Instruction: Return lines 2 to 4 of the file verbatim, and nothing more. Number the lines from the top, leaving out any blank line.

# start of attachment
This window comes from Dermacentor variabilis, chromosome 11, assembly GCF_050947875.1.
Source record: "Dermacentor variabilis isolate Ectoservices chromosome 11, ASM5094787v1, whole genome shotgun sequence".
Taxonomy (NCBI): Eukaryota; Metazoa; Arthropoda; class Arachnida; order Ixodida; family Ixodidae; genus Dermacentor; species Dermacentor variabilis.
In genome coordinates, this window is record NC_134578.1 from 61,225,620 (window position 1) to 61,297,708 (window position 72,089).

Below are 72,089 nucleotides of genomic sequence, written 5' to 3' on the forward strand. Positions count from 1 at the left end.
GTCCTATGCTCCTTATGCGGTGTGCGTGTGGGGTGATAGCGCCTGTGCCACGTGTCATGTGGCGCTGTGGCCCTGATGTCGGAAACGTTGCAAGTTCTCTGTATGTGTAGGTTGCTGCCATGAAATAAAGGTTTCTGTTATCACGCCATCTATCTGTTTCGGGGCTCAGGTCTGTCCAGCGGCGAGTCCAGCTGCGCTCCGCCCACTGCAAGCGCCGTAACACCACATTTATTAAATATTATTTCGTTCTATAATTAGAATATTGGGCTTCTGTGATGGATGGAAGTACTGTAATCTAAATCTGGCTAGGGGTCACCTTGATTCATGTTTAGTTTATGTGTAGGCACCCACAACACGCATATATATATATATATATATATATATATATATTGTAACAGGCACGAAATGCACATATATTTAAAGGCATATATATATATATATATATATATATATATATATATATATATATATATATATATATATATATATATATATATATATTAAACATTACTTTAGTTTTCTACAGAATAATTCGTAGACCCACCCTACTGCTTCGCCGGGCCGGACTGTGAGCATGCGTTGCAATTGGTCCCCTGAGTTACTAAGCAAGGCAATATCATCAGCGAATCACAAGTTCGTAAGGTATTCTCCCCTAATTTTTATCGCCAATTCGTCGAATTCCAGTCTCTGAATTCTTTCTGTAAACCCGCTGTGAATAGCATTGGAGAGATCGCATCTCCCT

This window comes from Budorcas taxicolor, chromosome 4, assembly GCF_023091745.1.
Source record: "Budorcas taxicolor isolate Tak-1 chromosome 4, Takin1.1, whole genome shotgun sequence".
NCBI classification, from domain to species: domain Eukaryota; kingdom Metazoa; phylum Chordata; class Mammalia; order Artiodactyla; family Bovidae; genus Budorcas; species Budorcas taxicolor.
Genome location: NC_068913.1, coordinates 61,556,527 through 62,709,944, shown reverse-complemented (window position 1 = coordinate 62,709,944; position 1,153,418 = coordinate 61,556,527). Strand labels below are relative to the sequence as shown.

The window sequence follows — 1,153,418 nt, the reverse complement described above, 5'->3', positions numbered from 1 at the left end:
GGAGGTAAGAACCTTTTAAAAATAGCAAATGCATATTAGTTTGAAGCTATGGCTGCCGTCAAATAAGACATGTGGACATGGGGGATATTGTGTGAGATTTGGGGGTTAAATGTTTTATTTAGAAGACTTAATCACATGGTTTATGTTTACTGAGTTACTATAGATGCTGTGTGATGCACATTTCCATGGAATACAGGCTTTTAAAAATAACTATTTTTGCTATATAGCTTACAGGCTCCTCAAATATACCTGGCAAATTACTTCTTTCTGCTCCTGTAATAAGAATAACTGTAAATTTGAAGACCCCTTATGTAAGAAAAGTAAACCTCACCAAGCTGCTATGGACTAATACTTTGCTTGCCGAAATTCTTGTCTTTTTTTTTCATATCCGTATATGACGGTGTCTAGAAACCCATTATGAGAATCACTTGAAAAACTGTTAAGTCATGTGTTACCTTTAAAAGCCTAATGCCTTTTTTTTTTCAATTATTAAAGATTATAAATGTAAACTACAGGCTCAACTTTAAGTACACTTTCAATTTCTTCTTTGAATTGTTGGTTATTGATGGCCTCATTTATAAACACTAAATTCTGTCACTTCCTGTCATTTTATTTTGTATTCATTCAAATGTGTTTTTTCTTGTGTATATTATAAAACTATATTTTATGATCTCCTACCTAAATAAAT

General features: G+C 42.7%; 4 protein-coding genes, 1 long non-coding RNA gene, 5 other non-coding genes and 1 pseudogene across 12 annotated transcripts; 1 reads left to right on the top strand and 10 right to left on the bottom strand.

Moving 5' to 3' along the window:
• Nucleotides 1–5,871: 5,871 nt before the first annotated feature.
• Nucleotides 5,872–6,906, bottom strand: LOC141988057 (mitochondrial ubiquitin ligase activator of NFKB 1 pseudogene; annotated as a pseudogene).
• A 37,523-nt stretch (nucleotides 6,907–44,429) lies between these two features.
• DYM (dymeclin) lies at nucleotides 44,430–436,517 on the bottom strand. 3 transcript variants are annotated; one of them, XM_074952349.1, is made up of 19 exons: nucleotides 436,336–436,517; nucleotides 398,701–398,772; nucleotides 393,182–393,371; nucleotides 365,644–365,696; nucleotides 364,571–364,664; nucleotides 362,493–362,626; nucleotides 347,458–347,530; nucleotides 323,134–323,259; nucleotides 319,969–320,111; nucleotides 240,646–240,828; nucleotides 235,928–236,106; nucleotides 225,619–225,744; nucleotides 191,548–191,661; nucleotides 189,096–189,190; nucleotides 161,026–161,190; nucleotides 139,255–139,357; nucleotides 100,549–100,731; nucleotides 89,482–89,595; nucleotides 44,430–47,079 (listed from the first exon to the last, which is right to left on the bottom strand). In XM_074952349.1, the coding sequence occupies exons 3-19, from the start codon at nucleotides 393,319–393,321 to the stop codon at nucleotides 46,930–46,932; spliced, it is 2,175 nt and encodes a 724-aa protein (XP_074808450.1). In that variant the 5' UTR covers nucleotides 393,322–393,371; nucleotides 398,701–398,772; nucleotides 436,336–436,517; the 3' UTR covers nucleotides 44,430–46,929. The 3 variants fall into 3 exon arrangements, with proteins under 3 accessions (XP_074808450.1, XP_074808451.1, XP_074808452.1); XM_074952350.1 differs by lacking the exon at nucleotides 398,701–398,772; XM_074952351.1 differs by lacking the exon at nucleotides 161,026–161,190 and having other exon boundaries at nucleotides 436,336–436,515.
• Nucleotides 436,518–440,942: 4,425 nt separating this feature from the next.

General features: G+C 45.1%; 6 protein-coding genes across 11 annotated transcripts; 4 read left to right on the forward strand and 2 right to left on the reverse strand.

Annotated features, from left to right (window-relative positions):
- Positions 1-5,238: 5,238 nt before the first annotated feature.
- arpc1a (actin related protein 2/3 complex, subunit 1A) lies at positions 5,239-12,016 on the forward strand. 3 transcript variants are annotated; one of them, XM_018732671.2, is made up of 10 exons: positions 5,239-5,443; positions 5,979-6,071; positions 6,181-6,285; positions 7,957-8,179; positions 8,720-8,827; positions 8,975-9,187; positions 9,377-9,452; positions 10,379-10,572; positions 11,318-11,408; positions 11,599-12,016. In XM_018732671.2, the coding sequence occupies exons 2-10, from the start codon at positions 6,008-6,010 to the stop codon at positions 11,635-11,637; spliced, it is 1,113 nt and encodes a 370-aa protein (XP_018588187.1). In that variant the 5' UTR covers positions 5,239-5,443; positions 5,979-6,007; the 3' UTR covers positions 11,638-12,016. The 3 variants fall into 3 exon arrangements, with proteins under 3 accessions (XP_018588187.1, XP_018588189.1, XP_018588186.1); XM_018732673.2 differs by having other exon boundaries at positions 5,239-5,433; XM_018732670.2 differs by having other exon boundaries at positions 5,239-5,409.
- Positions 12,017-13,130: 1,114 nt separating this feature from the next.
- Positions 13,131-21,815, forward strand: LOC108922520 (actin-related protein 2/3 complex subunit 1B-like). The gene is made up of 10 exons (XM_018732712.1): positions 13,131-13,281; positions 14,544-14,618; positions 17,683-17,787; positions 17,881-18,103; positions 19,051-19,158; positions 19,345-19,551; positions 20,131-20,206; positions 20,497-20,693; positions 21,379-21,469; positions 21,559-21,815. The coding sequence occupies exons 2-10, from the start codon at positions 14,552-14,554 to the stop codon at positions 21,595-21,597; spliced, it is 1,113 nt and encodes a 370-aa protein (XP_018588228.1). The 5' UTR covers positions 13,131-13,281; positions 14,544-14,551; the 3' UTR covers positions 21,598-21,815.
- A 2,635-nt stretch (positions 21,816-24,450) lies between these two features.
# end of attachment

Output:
Source record: "Dermacentor variabilis isolate Ectoservices chromosome 11, ASM5094787v1, whole genome shotgun sequence".
Taxonomy (NCBI): Eukaryota; Metazoa; Arthropoda; class Arachnida; order Ixodida; family Ixodidae; genus Dermacentor; species Dermacentor variabilis.
In genome coordinates, this window is record NC_134578.1 from 61,225,620 (window position 1) to 61,297,708 (window position 72,089).